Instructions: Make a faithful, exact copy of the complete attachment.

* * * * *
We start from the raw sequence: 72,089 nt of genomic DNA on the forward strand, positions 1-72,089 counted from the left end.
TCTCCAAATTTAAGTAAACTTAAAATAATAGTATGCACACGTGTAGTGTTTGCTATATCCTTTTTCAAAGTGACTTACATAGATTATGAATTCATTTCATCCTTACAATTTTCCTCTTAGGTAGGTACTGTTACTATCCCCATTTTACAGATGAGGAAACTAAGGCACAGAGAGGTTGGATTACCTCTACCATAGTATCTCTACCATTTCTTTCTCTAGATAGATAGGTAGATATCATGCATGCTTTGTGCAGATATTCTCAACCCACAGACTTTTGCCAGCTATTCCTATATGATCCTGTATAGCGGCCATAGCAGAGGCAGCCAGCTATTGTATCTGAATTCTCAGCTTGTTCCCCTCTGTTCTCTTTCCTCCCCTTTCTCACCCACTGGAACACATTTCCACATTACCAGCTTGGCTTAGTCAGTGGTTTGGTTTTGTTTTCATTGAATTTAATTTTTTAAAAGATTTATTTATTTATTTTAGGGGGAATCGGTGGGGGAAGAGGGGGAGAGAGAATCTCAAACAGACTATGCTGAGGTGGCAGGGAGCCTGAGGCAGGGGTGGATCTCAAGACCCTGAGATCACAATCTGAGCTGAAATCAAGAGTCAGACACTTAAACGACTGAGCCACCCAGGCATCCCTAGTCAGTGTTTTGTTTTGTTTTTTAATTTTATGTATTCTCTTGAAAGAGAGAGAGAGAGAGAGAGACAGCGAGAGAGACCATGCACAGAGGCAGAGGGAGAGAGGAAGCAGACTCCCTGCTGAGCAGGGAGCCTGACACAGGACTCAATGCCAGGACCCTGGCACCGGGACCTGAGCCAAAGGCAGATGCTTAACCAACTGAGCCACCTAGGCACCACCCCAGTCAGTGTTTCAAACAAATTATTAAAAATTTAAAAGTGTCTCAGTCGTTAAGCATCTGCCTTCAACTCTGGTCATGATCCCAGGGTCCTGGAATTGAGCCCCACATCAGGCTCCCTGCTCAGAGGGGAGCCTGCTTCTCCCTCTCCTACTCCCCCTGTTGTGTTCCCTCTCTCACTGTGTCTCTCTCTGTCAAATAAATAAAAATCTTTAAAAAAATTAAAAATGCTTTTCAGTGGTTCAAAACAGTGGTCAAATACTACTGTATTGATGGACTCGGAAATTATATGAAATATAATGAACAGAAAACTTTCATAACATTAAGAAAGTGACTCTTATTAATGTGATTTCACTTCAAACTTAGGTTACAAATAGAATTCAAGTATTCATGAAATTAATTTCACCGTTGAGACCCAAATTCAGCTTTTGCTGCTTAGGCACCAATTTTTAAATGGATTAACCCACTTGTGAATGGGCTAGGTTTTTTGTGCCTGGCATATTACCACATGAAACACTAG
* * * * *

We start from the raw sequence: 72,089 nt of genomic DNA on the forward strand, positions 1-72,089 counted from the left end.
TCTCCAAATTTAAGTAAACTTAAAATAATAGTATGCACACGTGTAGTGTTTGCTATATCCTTTTTCAAAGTGACTTACATAGATTATGAATTCATTTCATCCTTACAATTTTCCTCTTAGGTAGGTACTGTTACTATCCCCATTTTACAGATGAGGAAACTAAGGCACAGAGAGGTTGGATTACCTCTACCATAGTATCTCTACCATTTCTTTCTCTAGATAGATAGGTAGATATCATGCATGCTTTGTGCAGATATTCTCAACCCACAGACTTTTGCCAGCTATTCCTATATGATCCTGTATAGCGGCCATAGCAGAGGCAGCCAGCTATTGTATCTGAATTCTCAGCTTGTTCCCCTCTGTTCTCTTTCCTCCCCTTTCTCACCCACTGGAACACATTTCCACATTACCAGCTTGGCTTAGTCAGTGGTTTGGTTTTGTTTTCATTGAATTTAATTTTTTAAAAGATTTATTTATTTATTTTAGGGGGAATCGGTGGGGGAAGAGGGGGAGAGAGAATCTCAAACAGACTATGCTGAGGTGGCAGGGAGCCTGAGGCAGGGGTGGATCTCAAGACCCTGAGATCACAATCTGAGCTGAAATCAAGAGTCAGACACTTAAACGACTGAGCCACCCAGGCATCCCTAGTCAGTGTTTTGTTTTGTTTTTTAATTTTATGTATTCTCTTGAAAGAGAGAGAGAGAGAGAGAGACAGCGAGAGAGACCATGCACAGAGGCAGAGGGAGAGAGGAAGCAGACTCCCTGCTGAGCAGGGAGCCTGACACAGGACTCAATGCCAGGACCCTGGCACCGGGACCTGAGCCAAAGGCAGATGCTTAACCAACTGAGCCACCTAGGCACCACCCCAGTCAGTGTTTCAAACAAATTATTAAAAATTTAAAAGTGTCTCAGTCGTTAAGCATCTGCCTTCAACTCTGGTCATGATCCCAGGGTCCTGGAATTGAGCCCCACATCAGGCTCCCTGCTCAGAGGGGAGCCTGCTTCTCCCTCTCCTACTCCCCCTGTTGTGTTCCCTCTCTCACTGTGTCTCTCTCTGTCAAATAAATAAAAATCTTTAAAAAAATTAAAAATGCTTTTCAGTGGTTCAAAACAGTGGTCAAATACTACTGTATTGATGGACTCGGAAATTATATGAAATATAATGAACAGAAAACTTTCATAACATTAAGAAAGTGACTCTTATTAATGTGATTTCACTTCAAACTTAGGTTACAAATAGAATTCAAGTATTCATGAAATTAATTTCACCGTTGAGACCCAAATTCAGCTTTTGCTGCTTAGGCACCAATTTTTAAATGGATTAACCCACTTGTGAATGGGCTAGGTTTTTTGTGCCTGGCATATTACCACATGAAACACTAG